In this work, we report a general and simple method of achieving single-band upconversion emission with different colours by coating the upconversion nanocrystals with a screen layer containing an organic dye with a high molar absorption coefficient as nanofilters to remove the unwanted emission bands. As a result of the efficient reabsorption of the organic dye, remarkably pure single-band upconversion emissions can be generated in the blue, green and red regions. We use single-band UCNPs (sb-UCNPs) for the quantitative and simultaneous in situ profiling of multiple biomarkers in intact breast cancer cells and tissues. The biomarker expression levels in breast cancer cell specimens determined using sb-UCNPs, standard western blotting (WB) and IHC technology exhibit excellent correlation among these three methods; however, the WB and IHC methods can probe only one biomarker at a time. Significantly, the application of antibody-conjugated sb-UCNP molecular profiling technology can achieve the multiplexed simultaneous in situ biodetection of biomarkers in breast cancer cells and tissue specimens and produces more accurate results for the simultaneous quantification of proteins present at low levels compared with IHC.


Fabrication of sb-UCNPs

The upconversion nanocrystals were prepared by the successive layer-by-layer strategy developed previously by our group (Supplementary Table 1)38. To obtain green emission sb-UCNPs, β-NaGdF4:20% Yb, 2% Er@NaGdF4 nanocrystals emitting both in the green (540 nm) and red (650 nm) were first prepared (Figs 1 and 2a,c). Then, the nanocrystals were coated with a pure silica spacer layer and amino-reactive organic dyes doped silica layer to form a selective nanofilter around the nanocrystals sequentially using a microemulsion method (Fig. 1; Fig. 2b). The organic dyes were selected based on the criteria of overlapping absorption spectra with only one of the dual-emission bands of the nanocrystals with a high molar absorption coefficient on the scale of 105 M−1 cm−1. The pure silica spacer layer was used to prevent fluorescence resonance energy transfer (FRET) between the filtered upconversion emission band and the fluorescent dye-doped screen layer. To obtain green single-band emission, nickel (II) phthalocyanine-tetrasulfonic acid tetrasodium salt (NPTAT) organic dyes with a maximum absorption wavelength (λmax) of 657 nm were added with tetraethyl orthosilicate (TEOS) to form NPTAT-doped silica nanofilters on the β-NaGdF4:20% Yb, 2% Er@NaGdF4@SiO2 nanoparticles to filter the red emission band efficiently. With the β-NaGdF4:20% Yb, 2% Er@NaGdF4@SiO2@NPTAT-doped SiO2 nanostructure, only the narrow green emission centred at 540 nm was observed (Fig. 2d; Supplementary Fig. 1), in stark contrast to the dual-upconversion emission bands of β-NaGdF4:20% Yb, 2% Er@NaGdF4 (Fig. 2c). To obtain the blue and red emission sb-UCNPs, β-NaGdF4:20% Yb, 0.2% Tm@NaGdF4 and α-NaYbF4:10% Er@NaYF4 nanocrystals with strong blue to red (Fig. 2e,g) and red to green (Fig. 2i,k) upconversion emission ratios were first prepared. After coating the pure SiO2 layers, nanofilters doped with NPTAT and rhodamine B isothiocyanate (Fig. 2f,j) were used to filter the red and green emissions to obtain the final blue and red sb-UCNPs, respectively (Fig. 2h,l; Supplementary Figs 2–4). This general approach permits not only the removal of minor emission peaks away from the main peaks using appropriate nanofilters but also the alternative removal of the main peaks to leave the minor peaks for single-band upconversion emission. For example, green emission sb-UCNPs can be obtained by coating the α-NaYbF4:10% Er@NaYF4 nanocrystals with NPTAT-doped nanofilters (Supplementary Fig. 5).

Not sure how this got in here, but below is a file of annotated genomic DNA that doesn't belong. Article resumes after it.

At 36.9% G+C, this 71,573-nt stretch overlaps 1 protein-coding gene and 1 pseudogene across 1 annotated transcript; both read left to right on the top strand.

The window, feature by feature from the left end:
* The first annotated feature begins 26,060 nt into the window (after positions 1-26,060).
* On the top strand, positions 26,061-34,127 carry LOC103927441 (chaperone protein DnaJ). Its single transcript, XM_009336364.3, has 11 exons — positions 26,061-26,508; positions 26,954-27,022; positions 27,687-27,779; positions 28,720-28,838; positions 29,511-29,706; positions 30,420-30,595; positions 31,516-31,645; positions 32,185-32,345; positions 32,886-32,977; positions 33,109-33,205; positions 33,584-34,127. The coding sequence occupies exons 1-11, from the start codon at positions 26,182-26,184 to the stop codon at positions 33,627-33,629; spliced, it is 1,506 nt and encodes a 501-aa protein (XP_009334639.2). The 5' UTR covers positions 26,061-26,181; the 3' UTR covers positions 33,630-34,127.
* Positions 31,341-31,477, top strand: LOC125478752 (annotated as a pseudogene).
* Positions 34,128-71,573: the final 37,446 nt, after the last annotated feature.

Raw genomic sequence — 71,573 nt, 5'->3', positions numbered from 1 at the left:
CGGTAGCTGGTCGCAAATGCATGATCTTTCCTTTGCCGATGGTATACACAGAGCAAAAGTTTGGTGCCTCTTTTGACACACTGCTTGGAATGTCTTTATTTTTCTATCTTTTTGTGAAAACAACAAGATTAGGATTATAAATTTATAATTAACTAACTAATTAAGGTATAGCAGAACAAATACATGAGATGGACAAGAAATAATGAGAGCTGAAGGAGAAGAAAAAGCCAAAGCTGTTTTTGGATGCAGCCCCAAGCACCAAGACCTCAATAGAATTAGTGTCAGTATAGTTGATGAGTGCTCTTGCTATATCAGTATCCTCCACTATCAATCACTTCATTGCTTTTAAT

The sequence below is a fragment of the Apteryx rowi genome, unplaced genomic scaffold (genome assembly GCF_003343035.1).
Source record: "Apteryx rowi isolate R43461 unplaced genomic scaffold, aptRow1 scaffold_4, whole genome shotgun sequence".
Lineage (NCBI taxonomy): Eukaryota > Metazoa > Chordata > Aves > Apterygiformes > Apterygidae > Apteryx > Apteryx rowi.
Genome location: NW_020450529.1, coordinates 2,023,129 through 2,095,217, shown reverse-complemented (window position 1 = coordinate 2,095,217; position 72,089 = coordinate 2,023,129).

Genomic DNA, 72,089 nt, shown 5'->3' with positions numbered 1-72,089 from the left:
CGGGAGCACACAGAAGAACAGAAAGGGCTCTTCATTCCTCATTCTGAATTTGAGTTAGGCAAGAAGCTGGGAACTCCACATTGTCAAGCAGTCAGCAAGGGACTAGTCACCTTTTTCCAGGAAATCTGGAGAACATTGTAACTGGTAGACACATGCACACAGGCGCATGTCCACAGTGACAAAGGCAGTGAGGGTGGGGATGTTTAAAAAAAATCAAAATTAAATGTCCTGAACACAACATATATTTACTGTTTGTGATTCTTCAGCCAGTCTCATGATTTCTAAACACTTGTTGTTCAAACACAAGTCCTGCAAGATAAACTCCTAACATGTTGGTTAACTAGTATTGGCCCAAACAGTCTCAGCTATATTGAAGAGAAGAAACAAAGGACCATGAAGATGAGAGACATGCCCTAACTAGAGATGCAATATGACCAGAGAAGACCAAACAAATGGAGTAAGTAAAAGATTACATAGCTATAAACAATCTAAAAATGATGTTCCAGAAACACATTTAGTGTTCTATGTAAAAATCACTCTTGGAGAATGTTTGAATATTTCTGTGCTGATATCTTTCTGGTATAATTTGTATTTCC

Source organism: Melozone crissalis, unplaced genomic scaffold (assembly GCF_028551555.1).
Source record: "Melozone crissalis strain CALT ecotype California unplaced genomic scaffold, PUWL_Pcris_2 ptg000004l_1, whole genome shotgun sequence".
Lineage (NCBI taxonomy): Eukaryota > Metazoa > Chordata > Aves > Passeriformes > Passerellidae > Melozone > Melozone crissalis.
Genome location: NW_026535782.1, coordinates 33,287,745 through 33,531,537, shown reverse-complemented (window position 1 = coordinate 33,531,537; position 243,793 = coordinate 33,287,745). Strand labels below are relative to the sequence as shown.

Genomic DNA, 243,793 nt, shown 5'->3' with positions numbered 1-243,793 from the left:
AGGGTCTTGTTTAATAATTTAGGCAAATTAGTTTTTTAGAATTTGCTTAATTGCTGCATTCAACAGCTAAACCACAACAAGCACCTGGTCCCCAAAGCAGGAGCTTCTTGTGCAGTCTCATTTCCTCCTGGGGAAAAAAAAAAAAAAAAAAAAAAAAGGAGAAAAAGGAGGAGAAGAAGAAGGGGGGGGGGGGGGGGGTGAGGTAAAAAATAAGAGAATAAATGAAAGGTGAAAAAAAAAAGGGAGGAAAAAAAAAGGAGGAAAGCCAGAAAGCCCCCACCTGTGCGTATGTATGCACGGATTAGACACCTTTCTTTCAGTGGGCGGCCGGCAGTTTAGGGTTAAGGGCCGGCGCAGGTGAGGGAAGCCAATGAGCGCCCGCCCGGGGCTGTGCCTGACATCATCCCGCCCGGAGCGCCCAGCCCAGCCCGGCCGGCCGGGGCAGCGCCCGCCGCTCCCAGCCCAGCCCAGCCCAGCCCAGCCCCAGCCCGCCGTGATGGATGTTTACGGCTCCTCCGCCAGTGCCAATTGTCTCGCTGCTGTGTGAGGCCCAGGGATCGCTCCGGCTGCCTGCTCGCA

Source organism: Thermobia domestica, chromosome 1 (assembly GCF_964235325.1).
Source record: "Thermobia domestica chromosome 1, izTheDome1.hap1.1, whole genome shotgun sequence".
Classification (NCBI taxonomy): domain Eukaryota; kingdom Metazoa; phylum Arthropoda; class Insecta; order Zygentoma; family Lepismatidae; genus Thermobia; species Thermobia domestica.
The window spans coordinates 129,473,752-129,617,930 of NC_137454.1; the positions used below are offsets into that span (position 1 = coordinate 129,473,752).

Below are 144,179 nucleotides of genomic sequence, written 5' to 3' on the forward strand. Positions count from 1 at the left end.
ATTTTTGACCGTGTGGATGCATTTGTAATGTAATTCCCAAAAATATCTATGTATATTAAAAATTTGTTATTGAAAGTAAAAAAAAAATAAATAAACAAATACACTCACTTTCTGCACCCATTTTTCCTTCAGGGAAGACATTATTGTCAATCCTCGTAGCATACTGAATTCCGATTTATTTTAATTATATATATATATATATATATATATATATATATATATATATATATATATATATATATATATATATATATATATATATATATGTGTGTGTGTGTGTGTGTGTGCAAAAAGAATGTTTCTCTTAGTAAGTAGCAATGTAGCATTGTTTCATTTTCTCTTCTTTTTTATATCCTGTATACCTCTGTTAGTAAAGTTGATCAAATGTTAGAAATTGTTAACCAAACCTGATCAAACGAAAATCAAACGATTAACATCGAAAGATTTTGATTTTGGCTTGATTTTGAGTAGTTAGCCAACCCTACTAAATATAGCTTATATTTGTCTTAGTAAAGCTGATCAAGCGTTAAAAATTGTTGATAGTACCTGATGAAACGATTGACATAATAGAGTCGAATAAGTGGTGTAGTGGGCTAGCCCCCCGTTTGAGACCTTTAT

Figure 1: Schematic diagram of sb-UCNP fabrication for multiplexed detection.
figure 1

Surface amino modifications of the multi-layer structure of green, blue and red sb-UCNPs and conjugates with antibodies to the breast cancer biomarkers PR, ER and HER2, respectively, for multiplexed in situ molecular mapping of breast cancer biomarkers.

Figure 2: Fabrication and properties of single-band upconversion nanoprobes.
figure 2

TEM images and size distributions of (a) β-NaGdF4:20% Yb, 2% Er@NaGdF4 nanocrystals, (b) green emission sb-UCNPs (β-NaGdF4:20% Yb, 2% Er@NaGdF4@SiO2@NPTAT-doped SiO2), (e) β-NaGdF4:20% Yb, 0.2% Tm@NaGdF4 nanocrystals, (f) blue emission sb-UCNPs (β-NaGdF4:20% Yb, 0.2% Tm@NaGdF4@SiO2@NPTAT-doped SiO2), (i) α-NaYbF4:10% Er@NaYF4 nanocrystals and (j) red emission sb-UCNPs (NaYbF4:10%Er@NaYF4@SiO2@rhodamine B isothiocyanate-doped SiO2). Upconversion photoluminescence spectra of the green, blue and red sb-UCNPs (d,h,l) and original upconversion nanocrystals measured in water and cyclohexane, respectively (c,g,k) (insets: corresponding photoluminescent photos of the colloidal solutions under continuous wavelength 980-nm laser excitation). Scale bars, 100μm.